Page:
What do avocado skins and seeds, onion skins, and beet trimmings have in common – besides being candidates for the compost pile? It’s a question Fellows Elise Dudley, Elise Kulers, and Hillary Swimmer asked one another when brainstorming ideas for engaging college students during their campus visits. These scraps can all be used in plant-based dyes. This not only reduces food waste, it reminds us of what’s possible when we practice creative reuse and extend sustainable practices from the kitchen out into the other parts of our lives.
This school year, our Fellows have been leading natural dyeing workshops with student sustainability and garden clubs. The workshops are a hands-on way to get students thinking about the many approaches to minimizing waste while drawing parallels between the food industry and the fashion industry – two resource-intensive industries with large carbon footprints.
While tote bags and t-shirts soak in dye pots, the Fellows chat with students about climate and sustainability, and the ways that food waste impacts climate change. The conversations get the students thinking about how they can make an impact on reducing food waste in their daily lives.
This fall at St. Mary’s College of Maryland, roughly 40 students joined Elise D. in a workshop partnered with St. Mary’s College Sustainability Club. They started off by making a big bowl of guacamole, then carefully cleaned the avocado seeds to simmer in a dye pot that would eventually yield a lovely light pink dye. They simmered beet trimmings with onion skins into a reddish orange dye and used turmeric for bright yellow. As fabrics soaked in dyebaths, students discussed the environmental harm of both food waste that ends up in a landfill; and water pollution by synthetic dyes, taking totes bags back with them as reminders of their learning.
At St. Edward’s University in Austin, TX, members of the Students for Sustainability club joined Elise K. for a similar workshop to dye cotton fabrics with avocado seeds and turmeric. Students tied up tote bags and old white shirts and upcycled them into vibrant, naturally dyed creations with unique patterns. They were shocked to learn that clothing accounts for 20% of global water waste due to the use of toxic chemicals during the synthetic dying process. These sobering statistics added some additional meaning behind the simple act of dipping old clothes in simmered food scraps.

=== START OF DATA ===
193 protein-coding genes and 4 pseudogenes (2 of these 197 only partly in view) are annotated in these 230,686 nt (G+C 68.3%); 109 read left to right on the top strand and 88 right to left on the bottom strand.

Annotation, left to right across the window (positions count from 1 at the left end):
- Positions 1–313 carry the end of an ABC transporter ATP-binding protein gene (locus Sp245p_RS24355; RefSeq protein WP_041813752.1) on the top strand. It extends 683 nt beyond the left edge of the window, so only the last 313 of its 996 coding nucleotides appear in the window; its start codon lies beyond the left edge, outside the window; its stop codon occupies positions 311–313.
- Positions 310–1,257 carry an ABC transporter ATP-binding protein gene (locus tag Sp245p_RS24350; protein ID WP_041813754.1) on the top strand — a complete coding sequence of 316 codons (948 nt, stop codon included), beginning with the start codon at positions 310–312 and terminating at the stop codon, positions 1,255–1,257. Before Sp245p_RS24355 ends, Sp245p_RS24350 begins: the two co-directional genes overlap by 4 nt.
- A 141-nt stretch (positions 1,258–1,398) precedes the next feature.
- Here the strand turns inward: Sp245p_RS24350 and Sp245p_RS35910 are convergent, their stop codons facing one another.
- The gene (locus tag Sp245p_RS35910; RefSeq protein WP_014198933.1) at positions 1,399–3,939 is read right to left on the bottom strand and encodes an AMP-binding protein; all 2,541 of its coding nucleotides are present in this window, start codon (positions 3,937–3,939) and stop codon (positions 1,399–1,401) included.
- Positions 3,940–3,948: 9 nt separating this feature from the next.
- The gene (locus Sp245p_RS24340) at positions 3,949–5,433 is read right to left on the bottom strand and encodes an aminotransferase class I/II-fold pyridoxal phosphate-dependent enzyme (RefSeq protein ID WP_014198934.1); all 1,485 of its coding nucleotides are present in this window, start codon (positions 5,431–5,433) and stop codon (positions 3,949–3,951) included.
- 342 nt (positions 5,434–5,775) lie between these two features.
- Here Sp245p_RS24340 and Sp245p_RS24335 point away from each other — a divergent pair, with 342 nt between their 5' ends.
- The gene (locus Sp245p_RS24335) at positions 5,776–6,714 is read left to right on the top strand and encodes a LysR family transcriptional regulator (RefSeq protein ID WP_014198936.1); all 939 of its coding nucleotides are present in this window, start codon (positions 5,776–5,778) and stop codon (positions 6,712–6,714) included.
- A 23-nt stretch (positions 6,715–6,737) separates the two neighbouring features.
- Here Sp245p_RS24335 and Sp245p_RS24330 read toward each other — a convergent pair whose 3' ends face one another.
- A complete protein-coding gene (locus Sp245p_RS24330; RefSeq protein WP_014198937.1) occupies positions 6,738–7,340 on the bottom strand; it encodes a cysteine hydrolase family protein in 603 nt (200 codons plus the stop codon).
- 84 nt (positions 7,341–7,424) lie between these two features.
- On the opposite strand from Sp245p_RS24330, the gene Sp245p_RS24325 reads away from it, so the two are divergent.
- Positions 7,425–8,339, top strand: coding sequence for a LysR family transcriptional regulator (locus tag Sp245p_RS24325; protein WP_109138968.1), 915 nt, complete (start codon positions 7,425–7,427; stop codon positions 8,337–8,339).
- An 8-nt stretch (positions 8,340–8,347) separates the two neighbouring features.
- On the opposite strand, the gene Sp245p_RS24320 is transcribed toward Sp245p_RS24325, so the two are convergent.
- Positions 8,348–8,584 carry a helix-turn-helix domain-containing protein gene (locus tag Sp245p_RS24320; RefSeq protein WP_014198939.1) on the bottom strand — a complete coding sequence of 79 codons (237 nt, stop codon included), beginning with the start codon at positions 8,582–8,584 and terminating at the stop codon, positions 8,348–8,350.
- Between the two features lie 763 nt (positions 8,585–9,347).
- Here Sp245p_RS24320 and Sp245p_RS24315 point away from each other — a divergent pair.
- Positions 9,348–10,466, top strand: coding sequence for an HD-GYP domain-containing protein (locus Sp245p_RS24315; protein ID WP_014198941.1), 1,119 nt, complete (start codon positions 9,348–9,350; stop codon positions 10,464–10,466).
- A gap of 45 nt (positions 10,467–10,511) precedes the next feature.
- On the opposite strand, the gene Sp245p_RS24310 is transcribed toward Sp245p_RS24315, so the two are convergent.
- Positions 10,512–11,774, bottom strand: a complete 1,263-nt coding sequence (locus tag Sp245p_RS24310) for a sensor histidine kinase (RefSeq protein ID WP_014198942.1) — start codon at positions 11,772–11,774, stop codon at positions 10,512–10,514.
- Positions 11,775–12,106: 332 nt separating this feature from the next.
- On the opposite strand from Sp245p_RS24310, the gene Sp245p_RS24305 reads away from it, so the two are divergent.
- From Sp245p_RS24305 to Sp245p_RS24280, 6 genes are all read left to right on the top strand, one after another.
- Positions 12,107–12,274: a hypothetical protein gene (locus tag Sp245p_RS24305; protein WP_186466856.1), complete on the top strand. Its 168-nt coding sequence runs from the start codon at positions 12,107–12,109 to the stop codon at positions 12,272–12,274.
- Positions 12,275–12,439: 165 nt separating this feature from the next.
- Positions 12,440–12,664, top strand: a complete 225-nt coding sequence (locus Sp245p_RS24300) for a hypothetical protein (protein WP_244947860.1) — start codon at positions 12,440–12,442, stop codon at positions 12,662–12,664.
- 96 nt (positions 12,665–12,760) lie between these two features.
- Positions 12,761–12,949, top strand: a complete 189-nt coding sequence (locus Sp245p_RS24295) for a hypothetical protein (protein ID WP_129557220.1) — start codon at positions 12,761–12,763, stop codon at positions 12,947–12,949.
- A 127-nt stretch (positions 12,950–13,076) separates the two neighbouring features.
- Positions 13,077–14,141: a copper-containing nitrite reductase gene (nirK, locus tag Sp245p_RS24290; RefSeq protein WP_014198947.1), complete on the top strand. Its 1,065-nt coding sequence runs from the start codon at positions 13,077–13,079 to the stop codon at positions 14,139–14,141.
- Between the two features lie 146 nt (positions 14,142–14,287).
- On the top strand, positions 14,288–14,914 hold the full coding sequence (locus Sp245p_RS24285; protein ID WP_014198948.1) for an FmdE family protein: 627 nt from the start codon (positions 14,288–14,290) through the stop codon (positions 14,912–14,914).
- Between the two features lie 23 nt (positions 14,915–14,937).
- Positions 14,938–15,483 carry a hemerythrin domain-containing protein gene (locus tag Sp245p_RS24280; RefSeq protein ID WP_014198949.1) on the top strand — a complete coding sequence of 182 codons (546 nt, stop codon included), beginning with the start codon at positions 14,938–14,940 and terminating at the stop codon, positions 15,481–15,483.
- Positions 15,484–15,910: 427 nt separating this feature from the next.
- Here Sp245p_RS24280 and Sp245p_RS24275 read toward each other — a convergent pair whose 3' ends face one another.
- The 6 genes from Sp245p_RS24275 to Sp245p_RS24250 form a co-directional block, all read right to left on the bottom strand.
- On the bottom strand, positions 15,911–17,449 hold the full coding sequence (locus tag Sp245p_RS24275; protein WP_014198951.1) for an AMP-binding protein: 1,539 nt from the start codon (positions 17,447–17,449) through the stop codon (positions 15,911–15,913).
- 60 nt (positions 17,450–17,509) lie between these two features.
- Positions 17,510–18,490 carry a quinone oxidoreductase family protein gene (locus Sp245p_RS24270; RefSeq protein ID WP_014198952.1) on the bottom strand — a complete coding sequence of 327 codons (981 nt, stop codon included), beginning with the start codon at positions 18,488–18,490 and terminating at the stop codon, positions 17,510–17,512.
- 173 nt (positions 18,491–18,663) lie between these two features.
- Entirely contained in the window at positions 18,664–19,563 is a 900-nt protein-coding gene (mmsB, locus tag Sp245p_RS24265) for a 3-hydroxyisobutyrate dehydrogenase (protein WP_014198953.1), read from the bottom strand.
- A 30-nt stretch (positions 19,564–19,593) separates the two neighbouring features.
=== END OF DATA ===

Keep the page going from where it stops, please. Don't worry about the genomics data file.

And students at Whitman College in Walla Walla, WA gathered with Hillary for their version of the workshop and at the end had some awesome yarn, t-shirts, tote bags, and fabric scraps dyed by the onions and avocado waste. (It was especially exciting for the Bon Appétit team to see the final onion-dyed products, due to the famous Walla Walla Sweet Onion!)
We’ve taken the dyeing experience beyond Bon Appetit campuses, too! Most recently, at Post-Landfill Action Network’s (PLAN) Students Towards Zero Waste Conference, Elise D partnered with chefs at Curtis Institute of Music in Philadelphia to recover pomegranate skins, avocado seeds, and onion skins to showcase upcycled common food waste materials. Participants reflected on the importance of creative approaches to understanding and engaging with systemic challenges, and each walked away with vibrantly dyed second-hand shirts, cotton napkins, and tote bags.
The tie-dye workshop has been a draw for students. The workshops have facilitated learning about food waste issues and the broader sustainability efforts underway via Bon Appétit. Moreover, they’ve sparked thinking about the many ways we can creatively integrate sustainable practices into our lives. Again and again, students were surprised to learn about the ways that both industrial textile and food industries impact our ecosystems. And they consistently shared inspiration to expand their thinking about creative uses for waste.
If you’re curious about plant-based dyeing, our Fellows have a few tips for you:
- To achieve a more pink-hued dye with avocado waste, make sure to wash the skins and seeds thoroughly. Any bits of avocado flesh will dull the end result.
- Natural fibers – plant/cellulose fibers (cotton linen, hemp) or animal/protein fibers (silk, wool) – are best for absorbing and holding plant-based dyes.
- Prioritize using second-hand items or old garments that could use a refresh!
- Avoid drying or storing fabric in direct sunlight to prevent fading.
- Use washed fabric, utilize non-reactive vessels like stainless steel or enameled pots, and dampen fabric prior to dyeing.
- For the most colorfast and lightfast dyed colors, consider incorporating mordanting – a process that facilitates bonding the dye to the fiber– to hold the color in the fabric. Read more about mordants and other considerations for natural dye here.
Most of all, enjoy the wonderful excitement of generating beautiful plant-based colors, and take notes as you experiment!
Happy DIY dyeing!